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Widespread "Heartbleed" Bug Affects SSL Servers

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Widespread "Heartbleed" Bug Affects SSL Servers

Andrew Brandt

Unless you've been under a rock for the past day, you've probably already heard the news about the so-called "Heartbleed" bug affecting SSL servers.

The gist of the bug is that, using specialized techniques, it's possible for an attacker on the Internet to obtain secret information from Web servers that use various versions of the open-source OpenSSL library to handle their secured HTTPS traffic. That secret information could include the secret keys being used by the site itself to identify itself to a visitor's browser. If that information were leaked and retrieved, it's reasonable to assume the attacker would be able to impersonate a legitimate Web site with otherwise impeccable credentials.

But it's more than just that. "If the attacker manages to randomly grab the key material, it can then be use to decrypt any captured sessions (with most non-DH versions of SSL/TLS)," says Blue Coat CTO Joe Levy. "Also, repeatedly attacking a vulnerable site will almost certainly reveal sensitive data, like usernames/passwords out of live sessions/traffic running through the box." We've confirmed this to be the case using the publicly-available proof-of-concept tools.

The vulnerability is widespread because OpenSSL is used in literally thousands of software and hardware products. The silver lining to this grim-looking cloud is that the vulnerability leaks arbitrary, and kind of random, data that happens to be in the Web server's memory buffer at the time. Sometimes (maybe often) an attack will yield junk, but other times it will deliver up the keys to the kingdom. The attacker can simply hit the site again and again, retrieving 64kb-sized chunks of memory, until he or she gets whatever they want.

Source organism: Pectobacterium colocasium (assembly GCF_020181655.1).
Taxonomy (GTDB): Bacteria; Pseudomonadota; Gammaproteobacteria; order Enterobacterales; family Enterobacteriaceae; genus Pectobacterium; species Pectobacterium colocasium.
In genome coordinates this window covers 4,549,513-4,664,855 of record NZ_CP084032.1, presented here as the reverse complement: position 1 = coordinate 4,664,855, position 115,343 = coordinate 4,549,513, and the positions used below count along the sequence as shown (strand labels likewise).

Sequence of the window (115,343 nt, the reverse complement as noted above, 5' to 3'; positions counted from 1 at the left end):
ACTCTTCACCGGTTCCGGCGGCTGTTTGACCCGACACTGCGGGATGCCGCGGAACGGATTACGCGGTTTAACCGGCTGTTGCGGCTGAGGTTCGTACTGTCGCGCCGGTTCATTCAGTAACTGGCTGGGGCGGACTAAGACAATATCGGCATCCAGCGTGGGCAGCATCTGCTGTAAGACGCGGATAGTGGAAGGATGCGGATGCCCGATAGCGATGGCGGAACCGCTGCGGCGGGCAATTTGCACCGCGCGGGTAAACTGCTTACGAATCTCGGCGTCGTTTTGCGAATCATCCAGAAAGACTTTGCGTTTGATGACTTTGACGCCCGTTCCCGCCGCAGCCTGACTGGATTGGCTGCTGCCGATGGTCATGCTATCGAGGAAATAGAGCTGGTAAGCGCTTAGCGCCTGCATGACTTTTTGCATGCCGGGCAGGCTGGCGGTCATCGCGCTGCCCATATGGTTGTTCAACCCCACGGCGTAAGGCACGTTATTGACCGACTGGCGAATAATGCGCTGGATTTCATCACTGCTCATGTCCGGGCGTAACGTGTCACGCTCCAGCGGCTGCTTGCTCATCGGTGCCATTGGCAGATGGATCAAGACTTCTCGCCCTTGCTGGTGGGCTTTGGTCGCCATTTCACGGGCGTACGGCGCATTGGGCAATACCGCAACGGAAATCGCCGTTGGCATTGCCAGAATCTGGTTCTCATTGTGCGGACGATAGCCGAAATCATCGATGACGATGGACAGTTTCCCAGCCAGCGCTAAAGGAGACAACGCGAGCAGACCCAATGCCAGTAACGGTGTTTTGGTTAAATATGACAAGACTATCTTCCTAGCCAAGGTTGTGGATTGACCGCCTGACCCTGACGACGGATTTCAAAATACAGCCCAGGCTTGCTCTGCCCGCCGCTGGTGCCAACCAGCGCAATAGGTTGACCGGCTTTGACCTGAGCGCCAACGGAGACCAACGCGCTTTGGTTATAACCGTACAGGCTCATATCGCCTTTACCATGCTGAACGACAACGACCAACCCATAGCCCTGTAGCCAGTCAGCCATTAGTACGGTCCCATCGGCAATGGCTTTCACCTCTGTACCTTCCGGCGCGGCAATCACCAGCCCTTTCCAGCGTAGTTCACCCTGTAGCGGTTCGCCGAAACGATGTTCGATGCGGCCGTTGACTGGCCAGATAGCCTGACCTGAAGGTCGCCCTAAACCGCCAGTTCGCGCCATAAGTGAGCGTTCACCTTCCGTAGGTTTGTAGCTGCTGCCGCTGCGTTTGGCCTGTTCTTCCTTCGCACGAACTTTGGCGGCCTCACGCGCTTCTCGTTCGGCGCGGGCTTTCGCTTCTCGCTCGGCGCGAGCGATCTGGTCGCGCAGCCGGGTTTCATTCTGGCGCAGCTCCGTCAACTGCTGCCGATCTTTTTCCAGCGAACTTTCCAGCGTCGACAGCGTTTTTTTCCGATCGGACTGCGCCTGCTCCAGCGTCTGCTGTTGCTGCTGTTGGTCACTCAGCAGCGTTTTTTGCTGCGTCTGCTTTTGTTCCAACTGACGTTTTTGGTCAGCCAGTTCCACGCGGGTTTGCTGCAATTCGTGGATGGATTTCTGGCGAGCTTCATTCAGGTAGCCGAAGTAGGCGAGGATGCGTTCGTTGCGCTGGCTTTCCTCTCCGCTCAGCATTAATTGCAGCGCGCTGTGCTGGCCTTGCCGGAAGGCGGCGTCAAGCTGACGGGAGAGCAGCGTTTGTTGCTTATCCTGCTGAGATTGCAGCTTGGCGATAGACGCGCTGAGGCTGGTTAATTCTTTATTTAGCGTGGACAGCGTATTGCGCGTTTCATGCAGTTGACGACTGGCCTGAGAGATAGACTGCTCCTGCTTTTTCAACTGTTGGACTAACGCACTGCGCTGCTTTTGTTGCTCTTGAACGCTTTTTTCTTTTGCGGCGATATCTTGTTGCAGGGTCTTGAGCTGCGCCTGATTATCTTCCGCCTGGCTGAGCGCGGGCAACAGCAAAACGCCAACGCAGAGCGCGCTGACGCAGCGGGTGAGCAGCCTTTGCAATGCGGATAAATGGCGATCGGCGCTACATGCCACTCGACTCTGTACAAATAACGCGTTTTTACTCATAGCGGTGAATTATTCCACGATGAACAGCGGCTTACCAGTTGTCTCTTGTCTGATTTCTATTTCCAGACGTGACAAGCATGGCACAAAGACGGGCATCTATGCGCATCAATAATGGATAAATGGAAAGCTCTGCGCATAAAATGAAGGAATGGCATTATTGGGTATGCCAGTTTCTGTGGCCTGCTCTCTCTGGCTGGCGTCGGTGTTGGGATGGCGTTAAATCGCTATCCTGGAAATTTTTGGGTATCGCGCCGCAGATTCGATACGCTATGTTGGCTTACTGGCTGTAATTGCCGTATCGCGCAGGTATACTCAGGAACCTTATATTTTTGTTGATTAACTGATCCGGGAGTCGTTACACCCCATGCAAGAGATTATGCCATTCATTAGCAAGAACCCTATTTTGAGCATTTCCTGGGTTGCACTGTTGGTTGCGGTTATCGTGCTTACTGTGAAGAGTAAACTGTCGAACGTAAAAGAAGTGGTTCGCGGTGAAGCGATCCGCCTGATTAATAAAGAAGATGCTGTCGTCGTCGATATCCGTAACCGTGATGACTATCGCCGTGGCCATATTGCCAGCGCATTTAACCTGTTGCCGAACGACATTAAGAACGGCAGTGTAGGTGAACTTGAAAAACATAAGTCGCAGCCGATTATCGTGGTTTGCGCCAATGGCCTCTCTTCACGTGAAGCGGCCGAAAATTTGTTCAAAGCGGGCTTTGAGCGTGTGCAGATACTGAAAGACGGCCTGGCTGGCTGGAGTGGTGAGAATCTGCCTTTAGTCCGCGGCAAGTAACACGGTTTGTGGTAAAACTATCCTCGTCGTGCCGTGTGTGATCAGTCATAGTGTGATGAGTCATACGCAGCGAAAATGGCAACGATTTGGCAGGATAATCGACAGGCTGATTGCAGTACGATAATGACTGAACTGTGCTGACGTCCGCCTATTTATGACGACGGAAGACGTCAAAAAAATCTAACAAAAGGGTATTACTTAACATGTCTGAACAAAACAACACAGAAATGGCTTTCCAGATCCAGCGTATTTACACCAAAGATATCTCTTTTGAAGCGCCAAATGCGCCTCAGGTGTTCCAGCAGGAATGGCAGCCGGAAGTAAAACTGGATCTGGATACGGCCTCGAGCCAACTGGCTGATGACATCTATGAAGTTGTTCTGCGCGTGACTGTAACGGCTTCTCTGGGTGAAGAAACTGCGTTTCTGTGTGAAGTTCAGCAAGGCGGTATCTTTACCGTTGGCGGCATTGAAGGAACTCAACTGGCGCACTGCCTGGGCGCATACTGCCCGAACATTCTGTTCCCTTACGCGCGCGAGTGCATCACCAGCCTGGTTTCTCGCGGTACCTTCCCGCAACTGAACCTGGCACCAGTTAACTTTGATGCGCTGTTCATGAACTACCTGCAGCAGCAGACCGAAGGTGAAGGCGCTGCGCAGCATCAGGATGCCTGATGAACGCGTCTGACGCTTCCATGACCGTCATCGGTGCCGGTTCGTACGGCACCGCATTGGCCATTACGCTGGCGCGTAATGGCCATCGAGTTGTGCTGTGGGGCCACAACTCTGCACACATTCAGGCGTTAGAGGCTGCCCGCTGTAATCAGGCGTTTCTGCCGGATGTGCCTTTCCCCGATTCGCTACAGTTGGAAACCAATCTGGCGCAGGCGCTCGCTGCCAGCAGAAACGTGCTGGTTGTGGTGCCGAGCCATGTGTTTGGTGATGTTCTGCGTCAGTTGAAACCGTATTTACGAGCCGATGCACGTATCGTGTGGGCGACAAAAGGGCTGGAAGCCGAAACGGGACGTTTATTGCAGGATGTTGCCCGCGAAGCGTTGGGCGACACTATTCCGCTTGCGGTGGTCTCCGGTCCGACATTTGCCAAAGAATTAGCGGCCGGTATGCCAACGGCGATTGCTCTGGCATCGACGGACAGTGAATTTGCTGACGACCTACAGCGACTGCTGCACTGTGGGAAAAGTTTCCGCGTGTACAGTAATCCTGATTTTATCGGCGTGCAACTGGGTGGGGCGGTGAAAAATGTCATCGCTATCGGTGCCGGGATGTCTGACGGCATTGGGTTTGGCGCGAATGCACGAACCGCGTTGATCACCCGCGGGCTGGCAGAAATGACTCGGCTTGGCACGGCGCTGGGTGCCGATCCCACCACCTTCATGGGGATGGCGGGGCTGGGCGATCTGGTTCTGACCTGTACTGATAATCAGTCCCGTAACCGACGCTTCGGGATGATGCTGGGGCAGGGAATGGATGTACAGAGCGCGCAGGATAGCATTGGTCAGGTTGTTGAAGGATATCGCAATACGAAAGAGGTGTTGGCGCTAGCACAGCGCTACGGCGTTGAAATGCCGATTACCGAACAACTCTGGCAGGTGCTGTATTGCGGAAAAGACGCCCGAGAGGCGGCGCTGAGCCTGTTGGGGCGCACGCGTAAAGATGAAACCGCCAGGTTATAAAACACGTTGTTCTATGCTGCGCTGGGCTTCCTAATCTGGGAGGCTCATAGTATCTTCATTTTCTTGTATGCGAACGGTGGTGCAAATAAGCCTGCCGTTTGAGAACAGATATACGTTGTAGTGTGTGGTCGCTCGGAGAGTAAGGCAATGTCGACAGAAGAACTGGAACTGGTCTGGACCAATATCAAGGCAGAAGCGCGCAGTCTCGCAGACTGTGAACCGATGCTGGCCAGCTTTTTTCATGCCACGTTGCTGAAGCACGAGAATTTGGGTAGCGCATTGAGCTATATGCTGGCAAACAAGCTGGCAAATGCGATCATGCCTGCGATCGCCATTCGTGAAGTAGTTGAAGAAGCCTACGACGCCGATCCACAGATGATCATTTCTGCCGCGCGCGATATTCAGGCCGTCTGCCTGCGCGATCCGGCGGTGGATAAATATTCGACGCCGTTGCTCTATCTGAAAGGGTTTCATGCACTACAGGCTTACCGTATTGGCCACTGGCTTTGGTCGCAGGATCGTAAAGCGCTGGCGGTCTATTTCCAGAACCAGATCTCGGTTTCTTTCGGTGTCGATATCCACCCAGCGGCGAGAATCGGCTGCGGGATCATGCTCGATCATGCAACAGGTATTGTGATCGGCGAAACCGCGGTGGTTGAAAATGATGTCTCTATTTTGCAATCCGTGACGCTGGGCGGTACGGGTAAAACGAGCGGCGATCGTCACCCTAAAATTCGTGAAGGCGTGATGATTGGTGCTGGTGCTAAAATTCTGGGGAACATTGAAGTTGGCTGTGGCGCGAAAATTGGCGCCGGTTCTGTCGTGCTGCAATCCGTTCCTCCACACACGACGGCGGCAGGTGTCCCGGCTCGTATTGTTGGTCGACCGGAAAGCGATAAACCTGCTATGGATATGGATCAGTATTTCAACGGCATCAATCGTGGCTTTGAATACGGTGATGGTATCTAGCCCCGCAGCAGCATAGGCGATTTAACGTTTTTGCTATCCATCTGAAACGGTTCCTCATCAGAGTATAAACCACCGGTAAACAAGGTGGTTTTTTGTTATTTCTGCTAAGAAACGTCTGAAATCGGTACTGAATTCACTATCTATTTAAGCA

While a patch is currently available, it will take time for the creators of those products which use the OpenSSL library to update their software and release finished versions of their products not vulnerable to the bug. To quote the authors of the Tor Project's blog, "If you need strong anonymity or privacy on the Internet, you might want to stay away from the Internet entirely for the next few days while things settle." (Emphasis mine)

For the rest of us, this makes today the most epic Patch Tuesday ever (even though it doesn't affect Microsoft Windows directly). It marks the beginning of a period of time where we know, until the fix is in, our credentials could be stolen or leaked, and whole Web sites impersonated by criminals or others, with no way to detect the abuse of the bug (at the moment). There's an easy to use testing tool available if you want to check the security of your favorite Web sites, but there's really not a lot the average non-sysadmin can do right now, other than prepare to change all your passwords to every site you use in the next few days, clear those cookies, and be prepared for an increase in the general nuisance-level of the Internet.

If you have any kind of networked devices in your home, and those devices (like home routers, network-attached storage, or media players) use HTTPS for their management pages, it might be prudent to check with the Web sites of the devices' manufacturers for firmware updates. If you run content management systems like Wordpress or Joomla, or any of hundreds of Web-based software packages, check with the companies or organizations that publish those packages for updates and apply them as soon as possible.

This is a very serious bug with long-term consequences affecting a truly extraordinary number and variety of Internet-connected things, including many very high-traffic Web sites. While the sites will eventually be cleaned up, some of the vulnerable embedded systems (like home routers) may never be patched; As a result, some percentage of vulnerable devices  will continue to be vulnerable in perpetuity. We'll continue to monitor the situation and will alert you to updates as we find out about them.